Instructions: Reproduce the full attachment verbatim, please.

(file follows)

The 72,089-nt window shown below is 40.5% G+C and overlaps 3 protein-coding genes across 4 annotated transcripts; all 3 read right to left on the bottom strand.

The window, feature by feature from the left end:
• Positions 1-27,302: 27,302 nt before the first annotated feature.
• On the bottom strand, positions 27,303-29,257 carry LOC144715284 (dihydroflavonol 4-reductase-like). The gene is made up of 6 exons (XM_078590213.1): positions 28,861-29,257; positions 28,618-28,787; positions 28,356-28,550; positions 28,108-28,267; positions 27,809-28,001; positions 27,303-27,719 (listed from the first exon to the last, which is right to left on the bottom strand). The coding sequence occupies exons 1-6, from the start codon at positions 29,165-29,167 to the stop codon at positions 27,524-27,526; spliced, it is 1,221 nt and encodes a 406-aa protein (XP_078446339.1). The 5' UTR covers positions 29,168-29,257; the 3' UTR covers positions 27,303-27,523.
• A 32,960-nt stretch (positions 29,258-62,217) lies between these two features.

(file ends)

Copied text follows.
The 72,089-nt window shown below is 40.5% G+C and overlaps 3 protein-coding genes across 4 annotated transcripts; all 3 read right to left on the bottom strand.

The window, feature by feature from the left end:
• Positions 1-27,302: 27,302 nt before the first annotated feature.
• On the bottom strand, positions 27,303-29,257 carry LOC144715284 (dihydroflavonol 4-reductase-like). The gene is made up of 6 exons (XM_078590213.1): positions 28,861-29,257; positions 28,618-28,787; positions 28,356-28,550; positions 28,108-28,267; positions 27,809-28,001; positions 27,303-27,719 (listed from the first exon to the last, which is right to left on the bottom strand). The coding sequence occupies exons 1-6, from the start codon at positions 29,165-29,167 to the stop codon at positions 27,524-27,526; spliced, it is 1,221 nt and encodes a 406-aa protein (XP_078446339.1). The 5' UTR covers positions 29,168-29,257; the 3' UTR covers positions 27,303-27,523.
• A 32,960-nt stretch (positions 29,258-62,217) lies between these two features.